For more information, U.S. residents may call the National Cancer Institute's (NCI's) Cancer Information Service toll-free at 1-800-4-CANCER (1-800-422-6237) Monday through Friday from 9:00 a.m. to 4:30 p.m. Deaf and hard-of-hearing callers with TTY equipment may call 1-800-332-8615. The call is free and a trained Cancer Information Specialist is available to answer your questions.

Web sites and Organizations

The NCI Web site provides online access to information on cancer, clinical trials, and other Web sites and organizations that offer support and resources for cancer patients and their families. There are also many other places where people can get materials and information about cancer treatment and services. Local hospitals may have information on local and regional agencies that offer information about finances, getting to and from treatment, receiving care at home, and dealing with problems associated with cancer treatment.

Publications

The NCI has booklets and other materials for patients, health professionals, and the public. These publications discuss types of cancer, methods of cancer treatment, coping with cancer, and clinical trials. Some publications provide information on tests for cancer, cancer causes and prevention, cancer statistics, and NCI research activities. NCI materials on these and other topics may be ordered online or printed directly from the NCI Publications Locator. These materials can also be ordered by telephone from the Cancer Information Service toll-free at 1-800-4-CANCER (1-800-422-6237), TTY at 1-800-332-8615.

LiveHelp

The NCI's LiveHelp service, a program available on several of the Institute's Web sites, provides Internet users with the ability to chat online with an Information Specialist. The service is available from 9:00 a.m. to 11:00 p.m. Eastern time, Monday through Friday. Information Specialists can help Internet users find information on NCI Web sites and answer questions about cancer.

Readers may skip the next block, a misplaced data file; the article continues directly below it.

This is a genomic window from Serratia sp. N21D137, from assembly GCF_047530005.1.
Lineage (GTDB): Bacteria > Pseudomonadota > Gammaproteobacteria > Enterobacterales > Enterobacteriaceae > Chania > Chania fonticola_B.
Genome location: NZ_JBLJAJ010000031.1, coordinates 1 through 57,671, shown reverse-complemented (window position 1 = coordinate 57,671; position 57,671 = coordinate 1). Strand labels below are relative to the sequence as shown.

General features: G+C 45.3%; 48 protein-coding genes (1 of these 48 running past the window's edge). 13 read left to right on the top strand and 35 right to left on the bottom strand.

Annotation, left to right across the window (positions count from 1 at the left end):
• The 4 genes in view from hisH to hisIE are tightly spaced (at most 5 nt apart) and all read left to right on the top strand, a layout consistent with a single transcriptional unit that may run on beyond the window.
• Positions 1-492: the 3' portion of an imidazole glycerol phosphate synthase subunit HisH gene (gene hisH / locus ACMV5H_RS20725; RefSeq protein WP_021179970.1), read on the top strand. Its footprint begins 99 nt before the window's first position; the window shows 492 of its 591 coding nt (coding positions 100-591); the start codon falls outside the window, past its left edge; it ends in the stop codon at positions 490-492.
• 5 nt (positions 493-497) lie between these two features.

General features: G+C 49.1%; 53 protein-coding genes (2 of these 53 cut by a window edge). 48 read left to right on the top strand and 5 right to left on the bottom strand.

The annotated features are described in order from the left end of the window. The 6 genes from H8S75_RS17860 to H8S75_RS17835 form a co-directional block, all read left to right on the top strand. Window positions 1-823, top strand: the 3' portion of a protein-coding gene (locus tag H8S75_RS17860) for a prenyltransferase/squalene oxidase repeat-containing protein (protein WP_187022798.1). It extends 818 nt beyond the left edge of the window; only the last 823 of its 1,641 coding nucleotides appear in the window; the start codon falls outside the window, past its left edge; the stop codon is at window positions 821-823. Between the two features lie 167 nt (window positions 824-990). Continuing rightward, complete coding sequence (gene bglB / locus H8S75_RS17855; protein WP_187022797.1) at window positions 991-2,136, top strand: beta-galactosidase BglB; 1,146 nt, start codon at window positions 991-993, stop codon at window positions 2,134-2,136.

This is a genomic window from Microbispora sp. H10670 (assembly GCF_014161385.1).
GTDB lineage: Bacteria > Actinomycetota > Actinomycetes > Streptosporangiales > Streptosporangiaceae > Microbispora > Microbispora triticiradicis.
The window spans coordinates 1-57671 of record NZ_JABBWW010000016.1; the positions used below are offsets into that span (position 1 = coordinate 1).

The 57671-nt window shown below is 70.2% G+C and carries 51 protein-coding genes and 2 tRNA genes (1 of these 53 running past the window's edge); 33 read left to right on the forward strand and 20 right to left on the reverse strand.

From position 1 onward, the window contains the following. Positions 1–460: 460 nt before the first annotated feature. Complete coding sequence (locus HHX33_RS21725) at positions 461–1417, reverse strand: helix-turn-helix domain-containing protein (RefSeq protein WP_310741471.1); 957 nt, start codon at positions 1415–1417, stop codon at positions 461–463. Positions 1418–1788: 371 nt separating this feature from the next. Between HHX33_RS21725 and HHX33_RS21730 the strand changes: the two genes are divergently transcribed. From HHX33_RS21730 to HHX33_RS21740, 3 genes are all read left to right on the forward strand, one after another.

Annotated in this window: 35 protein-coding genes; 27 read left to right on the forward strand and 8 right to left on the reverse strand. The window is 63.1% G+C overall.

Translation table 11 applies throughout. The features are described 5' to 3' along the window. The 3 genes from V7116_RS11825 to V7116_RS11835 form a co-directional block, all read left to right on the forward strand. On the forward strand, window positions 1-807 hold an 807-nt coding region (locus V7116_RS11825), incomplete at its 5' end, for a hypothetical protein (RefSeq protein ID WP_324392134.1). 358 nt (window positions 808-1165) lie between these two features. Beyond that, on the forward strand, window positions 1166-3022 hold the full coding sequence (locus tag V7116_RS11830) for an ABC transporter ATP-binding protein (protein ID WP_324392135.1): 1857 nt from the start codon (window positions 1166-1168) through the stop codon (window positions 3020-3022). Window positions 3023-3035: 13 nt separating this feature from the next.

Write

For more information from the NCI, please write to this address:

About PDQ

PDQ is a comprehensive cancer database available on NCI's Web site.

PDQ is the National Cancer Institute's (NCI's) comprehensive cancer information database. Most of the information contained in PDQ is available online at NCI's Web site. PDQ is provided as a service of the NCI. The NCI is part of the National Institutes of Health, the federal government's focal point for biomedical research.

PDQ contains cancer information summaries.

The PDQ database contains summaries of the latest published information on cancer prevention, detection, genetics, treatment, supportive care, and complementary and alternative medicine. Most summaries are available in two versions. The health professional versions provide detailed information written in technical language. The patient versions are written in easy-to-understand, nontechnical language. Both versions provide current and accurate cancer information.

The PDQ cancer information summaries are developed by cancer experts and reviewed regularly.

Editorial Boards made up of experts in oncology and related specialties are responsible for writing and maintaining the cancer information summaries. The summaries are reviewed regularly and changes are made as new information becomes available. The date on each summary ("Date Last Modified") indicates the time of the most recent change.

PDQ also contains information on clinical trials.

People who are at high risk for a certain type of cancer may want to take part in a clinical trial. A clinical trial is a study to answer a scientific question, such as whether a certain drug or nutrient can prevent cancer. Trials are based on past studies and what has been learned in the laboratory. Each trial answers certain scientific questions in order to find new and better ways to help cancer patients and those who are at risk for cancer. During prevention clinical trials, information is collected about prevention methods, the risks involved, and how well they do or do not work. If a clinical trial shows that a new method is better than one currently being used, the new method may become "standard."

Listings of clinical trials are included in PDQ and are available online at NCI's Web site. Descriptions of the trials are available in health professional and patient versions. Many cancer doctors who take part in clinical trials are also listed in PDQ. For more information, call the Cancer Information Service 1-800-4-CANCER (1-800-422-6237); TTY at 1-800-332-8615.

Physicians version: CDR0000062779
Date last modified: 2007-02-20

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Dr. G. Quade
This page was last modified on Tuesday, 29-Jan-2008 15:30:43 CET